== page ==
Some time ago, I found myself faced with a friend who was bemoaning the state of Odia cinema industry and the lack of original ideas therein. He is not far from wrong. Even to someone as disconnected from the cinema scene back home as me, it is evident that the amount of original ideas in the Odia cinema industry is small. Truth be told, the same can be said of the Hindi cinema industry as well and even Hollywood. Remakes are all we seem to see these days.
But then again, perhaps the definition of ‘original’ needs revisiting. Someone famous once said that there are only ten stories and all any storyteller does is retell them.
As a boy, my first memories of Disney’s Duck Tales have Hindi dialogue in them. Years later, I would come across the ‘original’ in which everyone was speaking American, and find myself underwhelmed. I dare say that for many others who grew up in the 1990s also, Duck Tales would always be a Hindi cartoon. There is no escaping from the fact that sometimes, the remix creates a more wholesome cultural object than the original.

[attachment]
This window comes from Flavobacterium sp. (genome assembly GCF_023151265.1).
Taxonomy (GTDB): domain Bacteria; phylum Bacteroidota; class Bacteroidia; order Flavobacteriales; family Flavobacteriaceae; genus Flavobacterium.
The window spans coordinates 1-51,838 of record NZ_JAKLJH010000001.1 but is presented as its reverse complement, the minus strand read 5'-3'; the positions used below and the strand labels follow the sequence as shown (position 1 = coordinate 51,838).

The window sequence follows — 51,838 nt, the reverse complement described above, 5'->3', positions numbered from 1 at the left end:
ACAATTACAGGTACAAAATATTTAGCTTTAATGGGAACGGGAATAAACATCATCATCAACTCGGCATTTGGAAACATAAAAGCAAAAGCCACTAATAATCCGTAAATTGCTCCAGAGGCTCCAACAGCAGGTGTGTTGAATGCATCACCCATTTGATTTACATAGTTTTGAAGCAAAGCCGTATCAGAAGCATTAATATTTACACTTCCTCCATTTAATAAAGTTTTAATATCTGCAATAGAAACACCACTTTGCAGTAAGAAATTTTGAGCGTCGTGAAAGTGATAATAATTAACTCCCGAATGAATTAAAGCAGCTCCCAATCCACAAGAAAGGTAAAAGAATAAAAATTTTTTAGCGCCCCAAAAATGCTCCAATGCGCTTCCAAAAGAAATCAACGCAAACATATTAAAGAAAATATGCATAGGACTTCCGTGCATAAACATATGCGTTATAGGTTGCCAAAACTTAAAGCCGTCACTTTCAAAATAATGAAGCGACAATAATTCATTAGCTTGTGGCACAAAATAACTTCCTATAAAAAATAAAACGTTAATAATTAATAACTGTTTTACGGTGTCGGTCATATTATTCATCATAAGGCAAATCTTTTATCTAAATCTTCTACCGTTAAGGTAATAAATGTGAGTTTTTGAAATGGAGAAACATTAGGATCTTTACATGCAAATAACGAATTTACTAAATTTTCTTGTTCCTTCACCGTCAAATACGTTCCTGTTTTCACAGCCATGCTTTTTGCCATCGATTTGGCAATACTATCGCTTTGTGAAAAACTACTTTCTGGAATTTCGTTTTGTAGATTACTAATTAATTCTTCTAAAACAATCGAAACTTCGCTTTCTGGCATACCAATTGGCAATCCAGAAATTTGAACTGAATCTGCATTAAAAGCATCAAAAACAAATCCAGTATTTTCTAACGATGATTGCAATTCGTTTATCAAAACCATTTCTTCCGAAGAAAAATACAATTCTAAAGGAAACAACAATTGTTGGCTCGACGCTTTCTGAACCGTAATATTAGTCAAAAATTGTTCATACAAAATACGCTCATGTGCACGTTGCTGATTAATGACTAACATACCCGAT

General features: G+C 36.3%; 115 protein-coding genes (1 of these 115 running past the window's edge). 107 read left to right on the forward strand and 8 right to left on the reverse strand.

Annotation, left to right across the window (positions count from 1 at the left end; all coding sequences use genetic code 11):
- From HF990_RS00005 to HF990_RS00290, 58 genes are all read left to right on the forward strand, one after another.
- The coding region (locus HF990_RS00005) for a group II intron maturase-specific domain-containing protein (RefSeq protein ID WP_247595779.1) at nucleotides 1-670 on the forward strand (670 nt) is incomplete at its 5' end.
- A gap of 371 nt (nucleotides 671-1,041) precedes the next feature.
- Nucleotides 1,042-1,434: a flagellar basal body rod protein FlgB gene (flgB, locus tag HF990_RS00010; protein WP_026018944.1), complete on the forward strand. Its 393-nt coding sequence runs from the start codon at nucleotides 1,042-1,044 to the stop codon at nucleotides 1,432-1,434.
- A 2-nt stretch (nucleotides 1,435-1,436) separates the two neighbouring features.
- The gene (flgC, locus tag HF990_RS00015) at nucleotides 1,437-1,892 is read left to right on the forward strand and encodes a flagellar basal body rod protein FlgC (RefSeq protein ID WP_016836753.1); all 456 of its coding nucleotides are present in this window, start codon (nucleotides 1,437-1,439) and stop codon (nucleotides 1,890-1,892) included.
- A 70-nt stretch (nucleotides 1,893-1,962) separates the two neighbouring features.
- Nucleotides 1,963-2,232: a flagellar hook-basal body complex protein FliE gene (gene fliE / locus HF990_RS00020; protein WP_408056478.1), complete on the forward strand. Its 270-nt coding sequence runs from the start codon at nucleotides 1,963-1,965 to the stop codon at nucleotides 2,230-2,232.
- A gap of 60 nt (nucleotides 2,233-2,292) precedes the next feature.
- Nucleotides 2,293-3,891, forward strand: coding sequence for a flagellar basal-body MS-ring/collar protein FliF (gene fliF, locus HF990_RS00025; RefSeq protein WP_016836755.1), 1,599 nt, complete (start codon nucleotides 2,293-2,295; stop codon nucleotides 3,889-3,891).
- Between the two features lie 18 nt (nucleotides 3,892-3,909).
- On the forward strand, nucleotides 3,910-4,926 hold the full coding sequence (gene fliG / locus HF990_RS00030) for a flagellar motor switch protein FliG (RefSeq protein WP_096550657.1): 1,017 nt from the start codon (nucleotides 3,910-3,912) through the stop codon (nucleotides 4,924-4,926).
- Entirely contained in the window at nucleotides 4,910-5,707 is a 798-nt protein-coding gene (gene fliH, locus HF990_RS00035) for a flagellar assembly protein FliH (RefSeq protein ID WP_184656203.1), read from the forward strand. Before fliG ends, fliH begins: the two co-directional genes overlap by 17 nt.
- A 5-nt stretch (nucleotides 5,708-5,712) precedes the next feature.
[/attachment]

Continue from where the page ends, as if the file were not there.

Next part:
JK Rowling, at least for a few months during the peak of the Harry Potter franchise’s popularity, was routinely accused of having “copied” her story from, among others, Neil Gaiman’s graphic novels featuring the character called Timothy Hunter. Gaiman himself, in an interview, once said that he did not think Rowling had done any such thing. But even if Harry Potter had been ‘inspired’ by another, somewhat similar story, would it have been unoriginal? More importantly, would this so-called unoriginal work have necessarily been inferior to the original?
Truth is – and you know this as well as I do – we want our stories effective. We don’t care much about how original they are.
This is not a defence of stealing of course. This is in defence of the act of copying. When we copy, we stand as much a chance of creating a greater cultural object as we do of creating a piece of shit.